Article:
Completion at What Price?

Technology and cost-cutting won’t fix the capacity crisis at community colleges, which is freezing out hundreds of thousands of students, warned the first report from a new faculty think tank.

The research center is affiliated with the Campaign for the Future of Higher Education, a national group of faculty leaders, which was formed last year with the support of unions, faculty senates and the Association of American Colleges and Universities. The center will attempt to inject a stronger voice from the professorate into the national debate over higher education, particularly around the campaign’s seven founding principles.

With its debut report, released today, the center takes on the “completion agenda” and its heavy emphasis on workforce development, a fixation that the report said threatens academic quality and student access, as well as social mobility.

The report, dubbed "Closing the Door, Increasing the Gap: Who's not going to (community) college?" focused on California, where a state task force has successfully pushed for the system to prioritize students who appear most likely to earn a credential.

“Policy makers are narrowing the focus of community colleges to fulfilling a short-term work-force development role that prepares workers for relatively low-wage jobs rather than bachelor degree programs into which students could transfer,” according to the center. “This rebooting and narrowing the community college mission to the lower rungs of that economy works against expansion of the middle class and building a strong economy that, in the President’s words, is ‘built to last.’ ”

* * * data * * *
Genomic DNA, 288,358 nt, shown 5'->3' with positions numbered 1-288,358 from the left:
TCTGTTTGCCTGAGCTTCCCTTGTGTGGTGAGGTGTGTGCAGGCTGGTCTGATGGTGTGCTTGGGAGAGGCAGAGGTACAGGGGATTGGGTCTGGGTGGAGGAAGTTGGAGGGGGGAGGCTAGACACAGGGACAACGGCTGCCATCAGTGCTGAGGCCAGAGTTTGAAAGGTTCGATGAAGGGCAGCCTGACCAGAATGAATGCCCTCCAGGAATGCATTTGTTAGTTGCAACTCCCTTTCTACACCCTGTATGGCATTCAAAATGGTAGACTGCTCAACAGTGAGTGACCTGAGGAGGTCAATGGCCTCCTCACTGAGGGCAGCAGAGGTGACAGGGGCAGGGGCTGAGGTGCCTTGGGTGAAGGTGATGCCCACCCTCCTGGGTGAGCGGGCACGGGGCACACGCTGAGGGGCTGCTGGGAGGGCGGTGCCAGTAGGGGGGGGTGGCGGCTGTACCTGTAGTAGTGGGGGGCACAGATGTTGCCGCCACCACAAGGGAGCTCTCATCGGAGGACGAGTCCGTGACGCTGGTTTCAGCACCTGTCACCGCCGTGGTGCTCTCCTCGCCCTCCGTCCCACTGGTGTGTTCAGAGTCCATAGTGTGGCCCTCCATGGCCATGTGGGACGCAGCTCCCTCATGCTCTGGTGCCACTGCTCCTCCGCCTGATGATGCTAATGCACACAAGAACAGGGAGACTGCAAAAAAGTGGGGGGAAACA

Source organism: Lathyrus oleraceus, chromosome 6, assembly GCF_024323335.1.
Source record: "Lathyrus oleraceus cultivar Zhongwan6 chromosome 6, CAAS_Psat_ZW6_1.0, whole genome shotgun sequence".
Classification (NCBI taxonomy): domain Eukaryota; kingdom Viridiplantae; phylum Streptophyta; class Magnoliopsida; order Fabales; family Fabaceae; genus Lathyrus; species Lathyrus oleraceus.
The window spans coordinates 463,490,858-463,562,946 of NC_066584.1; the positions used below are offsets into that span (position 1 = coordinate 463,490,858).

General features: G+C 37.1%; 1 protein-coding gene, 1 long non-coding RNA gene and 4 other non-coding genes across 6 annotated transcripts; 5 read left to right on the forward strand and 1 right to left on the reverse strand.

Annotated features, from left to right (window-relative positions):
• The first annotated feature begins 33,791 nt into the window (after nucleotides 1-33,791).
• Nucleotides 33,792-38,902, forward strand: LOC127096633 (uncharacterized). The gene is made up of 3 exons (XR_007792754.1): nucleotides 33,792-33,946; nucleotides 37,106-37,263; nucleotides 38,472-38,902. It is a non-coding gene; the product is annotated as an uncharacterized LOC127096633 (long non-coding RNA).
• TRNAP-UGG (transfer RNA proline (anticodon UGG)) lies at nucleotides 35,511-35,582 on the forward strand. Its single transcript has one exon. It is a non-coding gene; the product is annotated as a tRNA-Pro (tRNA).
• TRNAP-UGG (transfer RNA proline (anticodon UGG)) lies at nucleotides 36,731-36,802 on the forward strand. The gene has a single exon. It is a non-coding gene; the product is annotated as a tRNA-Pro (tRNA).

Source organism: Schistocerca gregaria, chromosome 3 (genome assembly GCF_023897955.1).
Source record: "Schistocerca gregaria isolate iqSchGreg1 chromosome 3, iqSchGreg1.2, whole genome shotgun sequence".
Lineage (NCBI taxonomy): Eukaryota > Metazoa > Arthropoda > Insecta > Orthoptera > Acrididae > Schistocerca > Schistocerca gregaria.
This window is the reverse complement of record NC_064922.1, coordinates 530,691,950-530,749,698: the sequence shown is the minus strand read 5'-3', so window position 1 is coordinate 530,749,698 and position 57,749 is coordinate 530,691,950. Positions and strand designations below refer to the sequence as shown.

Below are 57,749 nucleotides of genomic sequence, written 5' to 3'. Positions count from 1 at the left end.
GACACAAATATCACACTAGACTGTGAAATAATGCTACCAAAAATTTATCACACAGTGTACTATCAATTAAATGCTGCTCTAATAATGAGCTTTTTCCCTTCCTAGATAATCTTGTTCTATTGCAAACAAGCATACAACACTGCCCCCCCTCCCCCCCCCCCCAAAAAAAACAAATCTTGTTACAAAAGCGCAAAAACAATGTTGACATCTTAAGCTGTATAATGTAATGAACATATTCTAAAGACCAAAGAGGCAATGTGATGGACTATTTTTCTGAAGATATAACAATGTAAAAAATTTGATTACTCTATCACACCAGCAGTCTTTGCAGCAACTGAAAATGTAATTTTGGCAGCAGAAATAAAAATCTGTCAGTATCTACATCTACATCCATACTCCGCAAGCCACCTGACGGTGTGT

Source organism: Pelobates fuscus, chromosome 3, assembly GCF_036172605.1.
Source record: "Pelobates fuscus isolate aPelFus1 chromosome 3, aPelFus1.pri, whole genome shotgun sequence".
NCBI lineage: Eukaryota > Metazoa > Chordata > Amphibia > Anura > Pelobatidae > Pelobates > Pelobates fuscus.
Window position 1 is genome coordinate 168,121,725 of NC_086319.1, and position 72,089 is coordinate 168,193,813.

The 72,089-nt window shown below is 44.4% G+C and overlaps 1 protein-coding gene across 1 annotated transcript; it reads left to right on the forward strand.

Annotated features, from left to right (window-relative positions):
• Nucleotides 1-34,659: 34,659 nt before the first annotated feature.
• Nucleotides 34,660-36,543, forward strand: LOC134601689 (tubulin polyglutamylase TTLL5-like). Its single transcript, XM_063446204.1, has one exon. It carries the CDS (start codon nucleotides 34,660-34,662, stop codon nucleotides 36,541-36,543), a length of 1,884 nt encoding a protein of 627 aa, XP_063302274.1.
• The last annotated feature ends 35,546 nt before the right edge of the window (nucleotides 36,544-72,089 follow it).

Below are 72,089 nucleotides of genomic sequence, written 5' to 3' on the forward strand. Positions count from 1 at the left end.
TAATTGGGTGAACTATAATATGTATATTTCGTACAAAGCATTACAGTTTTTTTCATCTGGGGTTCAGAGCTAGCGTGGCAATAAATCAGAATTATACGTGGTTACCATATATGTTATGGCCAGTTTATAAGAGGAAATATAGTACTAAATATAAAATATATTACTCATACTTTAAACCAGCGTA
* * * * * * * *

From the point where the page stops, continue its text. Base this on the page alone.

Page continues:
The report said the reason community colleges are being forced to turn away students is simple: They don’t have enough money because of state and federal disinvestment.

Gary Rhoades, the report’s author, said he empathizes with the plight of community college leaders. They are in a bind and generally bring good intentions to efforts like the task force-led reforms in California, he said. But all too often community colleges and their advocates cede to the supposed inevitability of budget cuts, as policy makers push for efficiency gains on campuses that are usually pipe dreams.

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